Many people are familiar with the field of genomics as a tool for ancestry mapping to trace relatives or to identify genetic risk factors for diseases. However, genomics has also been widely applied to tracking infectious diseases by sequencing the genomes of bacteria, parasites, and viruses. Genomic surveillance is the process of constantly monitoring pathogens and analyzing their genetic similarities and differences.
It helps researchers, epidemiologists, and public health officials to:
- Monitor diseases
- Control pathogens
- Tailor interventions and recommendations for the public
- Develop countermeasures, like vaccines
- Stamp out disease
One in three countries does not have the capacity to use this critical tool. WHO is releasing a strategy to strengthen and scale up genomic surveillance around the world.
Various public health programs from ebola to cholera – use genomic Surveillance to understand a pathogen at its molecular level but covid-19 has highlighted the challenges of bringing genomics to scale. Historically, few countries have routinely done genomic surveillance in-country, a technology considered complicated and expensive. But COVID-19 changed that. Genomic surveillance has been critical in the COVID-19 response, from the identification of a novel coronavirus to the development of the first diagnostic tests and vaccines to the tracking and identification of new variants.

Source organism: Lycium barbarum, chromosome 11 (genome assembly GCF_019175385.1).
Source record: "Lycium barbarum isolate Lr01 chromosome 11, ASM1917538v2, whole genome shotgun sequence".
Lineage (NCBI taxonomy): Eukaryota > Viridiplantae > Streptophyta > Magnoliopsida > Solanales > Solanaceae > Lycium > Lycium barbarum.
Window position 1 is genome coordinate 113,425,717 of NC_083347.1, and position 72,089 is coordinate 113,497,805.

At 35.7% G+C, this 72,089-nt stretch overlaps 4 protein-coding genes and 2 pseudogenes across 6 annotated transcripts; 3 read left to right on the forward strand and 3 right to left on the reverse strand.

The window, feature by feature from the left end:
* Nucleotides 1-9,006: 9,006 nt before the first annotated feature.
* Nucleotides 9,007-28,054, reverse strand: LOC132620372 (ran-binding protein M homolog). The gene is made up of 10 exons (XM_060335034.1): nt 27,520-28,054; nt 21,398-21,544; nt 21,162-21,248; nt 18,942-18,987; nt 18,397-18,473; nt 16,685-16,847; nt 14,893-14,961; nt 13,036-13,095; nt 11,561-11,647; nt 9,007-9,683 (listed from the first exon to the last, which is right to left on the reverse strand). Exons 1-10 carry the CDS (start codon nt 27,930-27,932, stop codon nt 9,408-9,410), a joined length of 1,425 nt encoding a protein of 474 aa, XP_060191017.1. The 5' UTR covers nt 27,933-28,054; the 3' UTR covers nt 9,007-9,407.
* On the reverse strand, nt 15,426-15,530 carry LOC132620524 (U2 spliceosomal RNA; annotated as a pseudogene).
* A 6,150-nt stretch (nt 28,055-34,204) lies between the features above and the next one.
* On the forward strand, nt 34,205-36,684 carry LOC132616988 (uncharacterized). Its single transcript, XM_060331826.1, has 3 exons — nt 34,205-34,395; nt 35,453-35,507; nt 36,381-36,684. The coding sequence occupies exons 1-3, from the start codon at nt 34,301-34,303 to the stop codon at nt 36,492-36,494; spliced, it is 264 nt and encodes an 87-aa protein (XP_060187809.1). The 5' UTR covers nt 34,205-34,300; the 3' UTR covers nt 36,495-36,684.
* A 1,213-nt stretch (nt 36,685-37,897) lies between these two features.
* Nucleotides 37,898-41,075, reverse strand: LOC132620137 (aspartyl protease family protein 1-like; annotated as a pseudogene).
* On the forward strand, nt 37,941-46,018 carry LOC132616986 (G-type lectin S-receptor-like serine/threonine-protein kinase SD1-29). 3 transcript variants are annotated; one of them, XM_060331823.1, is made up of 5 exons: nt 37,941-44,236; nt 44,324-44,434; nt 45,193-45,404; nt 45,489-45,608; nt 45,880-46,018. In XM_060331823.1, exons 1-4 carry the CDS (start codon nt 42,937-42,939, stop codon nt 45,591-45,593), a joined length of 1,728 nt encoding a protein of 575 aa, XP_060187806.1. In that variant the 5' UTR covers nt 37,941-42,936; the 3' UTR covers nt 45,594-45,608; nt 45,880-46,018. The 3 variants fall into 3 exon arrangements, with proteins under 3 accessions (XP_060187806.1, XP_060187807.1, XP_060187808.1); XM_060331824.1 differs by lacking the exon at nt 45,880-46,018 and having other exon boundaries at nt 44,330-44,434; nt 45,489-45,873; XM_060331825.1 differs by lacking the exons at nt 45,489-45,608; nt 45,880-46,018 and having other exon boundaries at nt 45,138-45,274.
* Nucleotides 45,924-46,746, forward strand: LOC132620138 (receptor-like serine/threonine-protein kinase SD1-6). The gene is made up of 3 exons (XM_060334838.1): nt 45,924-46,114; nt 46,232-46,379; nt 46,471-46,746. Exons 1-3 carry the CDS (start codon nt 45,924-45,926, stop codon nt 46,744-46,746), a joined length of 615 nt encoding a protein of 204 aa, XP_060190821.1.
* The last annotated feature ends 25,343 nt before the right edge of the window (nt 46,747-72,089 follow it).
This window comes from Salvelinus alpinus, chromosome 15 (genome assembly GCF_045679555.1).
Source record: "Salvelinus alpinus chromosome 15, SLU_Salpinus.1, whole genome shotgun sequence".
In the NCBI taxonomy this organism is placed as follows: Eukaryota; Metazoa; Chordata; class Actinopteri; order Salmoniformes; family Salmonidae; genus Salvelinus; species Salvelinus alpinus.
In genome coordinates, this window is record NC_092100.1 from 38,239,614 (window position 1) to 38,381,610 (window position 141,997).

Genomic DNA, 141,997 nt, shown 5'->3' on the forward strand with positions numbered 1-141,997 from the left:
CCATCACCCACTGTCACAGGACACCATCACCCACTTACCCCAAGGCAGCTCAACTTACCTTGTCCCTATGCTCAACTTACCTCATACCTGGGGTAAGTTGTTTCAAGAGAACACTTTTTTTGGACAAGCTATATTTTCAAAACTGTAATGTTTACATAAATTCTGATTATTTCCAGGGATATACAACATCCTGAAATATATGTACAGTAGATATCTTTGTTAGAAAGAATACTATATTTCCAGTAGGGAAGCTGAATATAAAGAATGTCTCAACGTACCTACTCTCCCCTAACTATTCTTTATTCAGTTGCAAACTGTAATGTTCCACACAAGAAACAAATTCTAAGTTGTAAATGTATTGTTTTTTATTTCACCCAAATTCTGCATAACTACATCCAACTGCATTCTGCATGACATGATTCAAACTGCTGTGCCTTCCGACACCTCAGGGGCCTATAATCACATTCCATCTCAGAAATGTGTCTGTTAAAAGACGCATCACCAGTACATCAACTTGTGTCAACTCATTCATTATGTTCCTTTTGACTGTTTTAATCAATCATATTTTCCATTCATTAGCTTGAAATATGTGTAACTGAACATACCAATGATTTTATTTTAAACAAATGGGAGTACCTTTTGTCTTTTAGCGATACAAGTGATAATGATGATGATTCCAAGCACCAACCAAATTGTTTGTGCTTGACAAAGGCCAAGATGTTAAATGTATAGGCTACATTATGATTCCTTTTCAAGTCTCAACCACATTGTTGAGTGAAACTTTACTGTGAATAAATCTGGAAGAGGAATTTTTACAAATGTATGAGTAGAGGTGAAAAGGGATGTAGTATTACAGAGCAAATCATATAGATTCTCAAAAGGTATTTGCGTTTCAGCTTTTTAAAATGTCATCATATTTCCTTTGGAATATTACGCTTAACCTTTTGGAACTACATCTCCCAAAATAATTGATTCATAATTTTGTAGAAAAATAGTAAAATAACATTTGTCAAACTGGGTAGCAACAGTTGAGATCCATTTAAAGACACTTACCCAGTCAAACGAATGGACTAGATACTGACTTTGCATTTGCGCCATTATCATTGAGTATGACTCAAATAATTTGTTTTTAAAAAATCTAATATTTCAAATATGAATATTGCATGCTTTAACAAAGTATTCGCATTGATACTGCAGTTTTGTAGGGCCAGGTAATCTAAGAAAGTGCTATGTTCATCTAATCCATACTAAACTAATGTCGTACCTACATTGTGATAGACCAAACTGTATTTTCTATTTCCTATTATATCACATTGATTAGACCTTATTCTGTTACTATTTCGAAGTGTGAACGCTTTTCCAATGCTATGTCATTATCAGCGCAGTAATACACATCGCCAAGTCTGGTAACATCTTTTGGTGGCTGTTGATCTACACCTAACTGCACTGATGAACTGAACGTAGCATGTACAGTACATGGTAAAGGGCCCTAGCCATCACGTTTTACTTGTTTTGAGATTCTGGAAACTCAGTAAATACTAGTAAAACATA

WHO Tweeted About How Genomic Surveillance Can Help During A Pandemic:
Monitoring and analyzing the genetic make-up of pathogens with pandemic and epidemic potential can help us understand how they behave and evolve. This allows us to develop appropriate tools to control the disease, such as:
- Tracking and identification of new variants
- Public health and social measures, like mask and handwashing
The Global genomic surveillance strategy for pathogens with pandemic and epidemic potential 2022–2032 is not specific to a single pathogen or disease threat. It provides a high-level unifying framework to leverage existing capacities, address barriers and strengthen the use of genomic surveillance worldwide.
Data collected by WHO show that in March 2021, 54% of countries had this capacity. By January 2022, thanks to the major investments made during the COVID-19 pandemic, the number had increased to 68%. Even greater gains were made in the public sharing of sequence data: in January 2022, 43% more countries published their sequence data compared to a year before. Despite this fast progress, much remains to be done. Any new technology comes with the risk of increasing inequity, which is one of the gaps this strategy targets.
Genomic surveillance is critical for stronger pandemic and epidemic preparedness and response.